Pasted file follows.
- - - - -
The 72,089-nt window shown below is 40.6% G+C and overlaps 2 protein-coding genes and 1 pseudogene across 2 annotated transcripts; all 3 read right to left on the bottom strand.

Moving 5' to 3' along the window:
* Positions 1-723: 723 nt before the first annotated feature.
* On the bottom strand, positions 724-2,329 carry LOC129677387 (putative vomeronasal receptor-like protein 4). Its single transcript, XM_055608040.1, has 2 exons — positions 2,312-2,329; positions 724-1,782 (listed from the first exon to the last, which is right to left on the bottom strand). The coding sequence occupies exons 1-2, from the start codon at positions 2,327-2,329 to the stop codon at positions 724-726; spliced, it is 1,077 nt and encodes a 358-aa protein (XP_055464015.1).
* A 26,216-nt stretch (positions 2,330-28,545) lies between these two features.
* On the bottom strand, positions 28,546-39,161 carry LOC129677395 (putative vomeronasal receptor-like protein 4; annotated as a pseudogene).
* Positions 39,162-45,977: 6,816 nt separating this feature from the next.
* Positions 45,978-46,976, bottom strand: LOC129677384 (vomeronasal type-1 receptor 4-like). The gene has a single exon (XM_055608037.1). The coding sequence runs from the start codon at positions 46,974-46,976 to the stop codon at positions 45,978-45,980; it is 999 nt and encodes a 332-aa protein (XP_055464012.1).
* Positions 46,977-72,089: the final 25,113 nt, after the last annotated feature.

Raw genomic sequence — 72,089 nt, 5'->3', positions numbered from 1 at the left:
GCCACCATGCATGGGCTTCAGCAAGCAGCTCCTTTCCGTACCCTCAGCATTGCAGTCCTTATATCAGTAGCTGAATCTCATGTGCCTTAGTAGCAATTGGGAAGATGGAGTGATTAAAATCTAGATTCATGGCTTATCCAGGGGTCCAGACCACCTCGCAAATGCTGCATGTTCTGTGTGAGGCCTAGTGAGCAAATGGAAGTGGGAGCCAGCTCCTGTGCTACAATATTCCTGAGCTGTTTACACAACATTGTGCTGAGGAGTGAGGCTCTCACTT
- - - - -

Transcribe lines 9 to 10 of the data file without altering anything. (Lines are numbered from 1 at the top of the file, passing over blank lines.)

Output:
* Positions 46,977-72,089: the final 25,113 nt, after the last annotated feature.

Raw genomic sequence — 72,089 nt, 5'->3', positions numbered from 1 at the left: